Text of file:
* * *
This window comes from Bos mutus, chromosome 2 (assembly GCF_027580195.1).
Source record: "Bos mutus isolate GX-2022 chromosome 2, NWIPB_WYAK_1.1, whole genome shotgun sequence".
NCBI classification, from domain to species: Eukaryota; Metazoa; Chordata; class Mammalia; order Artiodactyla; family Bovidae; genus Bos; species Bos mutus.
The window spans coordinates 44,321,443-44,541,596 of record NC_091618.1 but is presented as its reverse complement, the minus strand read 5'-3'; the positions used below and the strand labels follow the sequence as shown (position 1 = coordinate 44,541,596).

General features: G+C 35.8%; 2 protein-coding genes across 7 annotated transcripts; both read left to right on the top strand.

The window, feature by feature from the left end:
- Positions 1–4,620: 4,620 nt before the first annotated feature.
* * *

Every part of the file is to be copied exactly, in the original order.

This window comes from Bos mutus, chromosome 2 (assembly GCF_027580195.1).
Source record: "Bos mutus isolate GX-2022 chromosome 2, NWIPB_WYAK_1.1, whole genome shotgun sequence".
NCBI classification, from domain to species: Eukaryota; Metazoa; Chordata; class Mammalia; order Artiodactyla; family Bovidae; genus Bos; species Bos mutus.
The window spans coordinates 44,321,443-44,541,596 of record NC_091618.1 but is presented as its reverse complement, the minus strand read 5'-3'; the positions used below and the strand labels follow the sequence as shown (position 1 = coordinate 44,541,596).

General features: G+C 35.8%; 2 protein-coding genes across 7 annotated transcripts; both read left to right on the top strand.

The window, feature by feature from the left end:
- Positions 1–4,620: 4,620 nt before the first annotated feature.